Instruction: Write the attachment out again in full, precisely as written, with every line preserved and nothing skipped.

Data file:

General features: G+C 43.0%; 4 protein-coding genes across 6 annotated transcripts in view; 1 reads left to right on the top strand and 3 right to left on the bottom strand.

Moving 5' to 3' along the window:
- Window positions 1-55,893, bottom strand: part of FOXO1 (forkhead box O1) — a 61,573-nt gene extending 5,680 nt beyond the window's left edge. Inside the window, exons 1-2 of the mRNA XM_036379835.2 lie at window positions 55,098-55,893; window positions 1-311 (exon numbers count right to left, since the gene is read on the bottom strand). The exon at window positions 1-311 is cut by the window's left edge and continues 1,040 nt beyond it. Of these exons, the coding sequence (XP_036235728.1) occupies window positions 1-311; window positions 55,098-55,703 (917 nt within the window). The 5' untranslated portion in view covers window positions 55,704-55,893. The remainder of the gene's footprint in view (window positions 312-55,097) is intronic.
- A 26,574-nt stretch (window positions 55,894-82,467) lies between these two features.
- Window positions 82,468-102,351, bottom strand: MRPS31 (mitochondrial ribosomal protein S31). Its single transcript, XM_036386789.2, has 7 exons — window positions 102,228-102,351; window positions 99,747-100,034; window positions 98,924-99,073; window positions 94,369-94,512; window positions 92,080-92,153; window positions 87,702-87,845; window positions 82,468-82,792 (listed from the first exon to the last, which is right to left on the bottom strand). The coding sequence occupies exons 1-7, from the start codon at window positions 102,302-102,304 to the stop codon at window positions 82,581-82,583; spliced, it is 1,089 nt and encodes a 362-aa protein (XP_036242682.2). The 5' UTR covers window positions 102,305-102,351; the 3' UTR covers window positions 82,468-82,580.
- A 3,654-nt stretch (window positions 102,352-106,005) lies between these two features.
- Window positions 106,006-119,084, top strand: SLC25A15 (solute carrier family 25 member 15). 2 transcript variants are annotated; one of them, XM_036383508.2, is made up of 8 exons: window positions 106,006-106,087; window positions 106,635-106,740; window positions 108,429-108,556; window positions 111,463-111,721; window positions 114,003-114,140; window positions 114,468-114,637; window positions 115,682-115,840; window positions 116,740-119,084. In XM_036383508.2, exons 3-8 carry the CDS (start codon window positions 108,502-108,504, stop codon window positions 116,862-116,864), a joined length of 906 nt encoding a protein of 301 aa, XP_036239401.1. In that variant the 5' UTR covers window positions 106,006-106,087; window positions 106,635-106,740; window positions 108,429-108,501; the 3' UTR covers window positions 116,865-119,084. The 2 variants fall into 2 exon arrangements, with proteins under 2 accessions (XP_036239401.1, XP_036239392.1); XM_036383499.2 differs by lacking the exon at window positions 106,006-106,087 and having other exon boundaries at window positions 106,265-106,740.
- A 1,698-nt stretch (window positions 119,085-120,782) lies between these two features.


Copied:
General features: G+C 43.0%; 4 protein-coding genes across 6 annotated transcripts in view; 1 reads left to right on the top strand and 3 right to left on the bottom strand.

Moving 5' to 3' along the window:
- Window positions 1-55,893, bottom strand: part of FOXO1 (forkhead box O1) — a 61,573-nt gene extending 5,680 nt beyond the window's left edge. Inside the window, exons 1-2 of the mRNA XM_036379835.2 lie at window positions 55,098-55,893; window positions 1-311 (exon numbers count right to left, since the gene is read on the bottom strand). The exon at window positions 1-311 is cut by the window's left edge and continues 1,040 nt beyond it. Of these exons, the coding sequence (XP_036235728.1) occupies window positions 1-311; window positions 55,098-55,703 (917 nt within the window). The 5' untranslated portion in view covers window positions 55,704-55,893. The remainder of the gene's footprint in view (window positions 312-55,097) is intronic.
- A 26,574-nt stretch (window positions 55,894-82,467) lies between these two features.
- Window positions 82,468-102,351, bottom strand: MRPS31 (mitochondrial ribosomal protein S31). Its single transcript, XM_036386789.2, has 7 exons — window positions 102,228-102,351; window positions 99,747-100,034; window positions 98,924-99,073; window positions 94,369-94,512; window positions 92,080-92,153; window positions 87,702-87,845; window positions 82,468-82,792 (listed from the first exon to the last, which is right to left on the bottom strand). The coding sequence occupies exons 1-7, from the start codon at window positions 102,302-102,304 to the stop codon at window positions 82,581-82,583; spliced, it is 1,089 nt and encodes a 362-aa protein (XP_036242682.2). The 5' UTR covers window positions 102,305-102,351; the 3' UTR covers window positions 82,468-82,580.
- A 3,654-nt stretch (window positions 102,352-106,005) lies between these two features.
- Window positions 106,006-119,084, top strand: SLC25A15 (solute carrier family 25 member 15). 2 transcript variants are annotated; one of them, XM_036383508.2, is made up of 8 exons: window positions 106,006-106,087; window positions 106,635-106,740; window positions 108,429-108,556; window positions 111,463-111,721; window positions 114,003-114,140; window positions 114,468-114,637; window positions 115,682-115,840; window positions 116,740-119,084. In XM_036383508.2, exons 3-8 carry the CDS (start codon window positions 108,502-108,504, stop codon window positions 116,862-116,864), a joined length of 906 nt encoding a protein of 301 aa, XP_036239401.1. In that variant the 5' UTR covers window positions 106,006-106,087; window positions 106,635-106,740; window positions 108,429-108,501; the 3' UTR covers window positions 116,865-119,084. The 2 variants fall into 2 exon arrangements, with proteins under 2 accessions (XP_036239401.1, XP_036239392.1); XM_036383499.2 differs by lacking the exon at window positions 106,006-106,087 and having other exon boundaries at window positions 106,265-106,740.
- A 1,698-nt stretch (window positions 119,085-120,782) lies between these two features.